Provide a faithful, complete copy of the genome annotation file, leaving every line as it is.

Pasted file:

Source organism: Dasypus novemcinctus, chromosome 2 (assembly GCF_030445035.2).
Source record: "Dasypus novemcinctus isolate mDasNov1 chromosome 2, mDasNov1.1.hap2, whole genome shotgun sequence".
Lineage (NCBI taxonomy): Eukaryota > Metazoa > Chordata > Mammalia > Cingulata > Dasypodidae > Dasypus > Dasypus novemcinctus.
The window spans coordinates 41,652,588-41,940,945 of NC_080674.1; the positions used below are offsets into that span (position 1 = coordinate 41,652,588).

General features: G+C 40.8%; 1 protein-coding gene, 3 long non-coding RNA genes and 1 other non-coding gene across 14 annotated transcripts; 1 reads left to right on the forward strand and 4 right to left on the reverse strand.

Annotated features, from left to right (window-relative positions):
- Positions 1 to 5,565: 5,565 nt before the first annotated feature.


Source organism: Dasypus novemcinctus, chromosome 2 (assembly GCF_030445035.2).
Source record: "Dasypus novemcinctus isolate mDasNov1 chromosome 2, mDasNov1.1.hap2, whole genome shotgun sequence".
Lineage (NCBI taxonomy): Eukaryota > Metazoa > Chordata > Mammalia > Cingulata > Dasypodidae > Dasypus > Dasypus novemcinctus.
The window spans coordinates 41,652,588-41,940,945 of NC_080674.1; the positions used below are offsets into that span (position 1 = coordinate 41,652,588).

General features: G+C 40.8%; 1 protein-coding gene, 3 long non-coding RNA genes and 1 other non-coding gene across 14 annotated transcripts; 1 reads left to right on the forward strand and 4 right to left on the reverse strand.

Annotated features, from left to right (window-relative positions):
- Positions 1 to 5,565: 5,565 nt before the first annotated feature.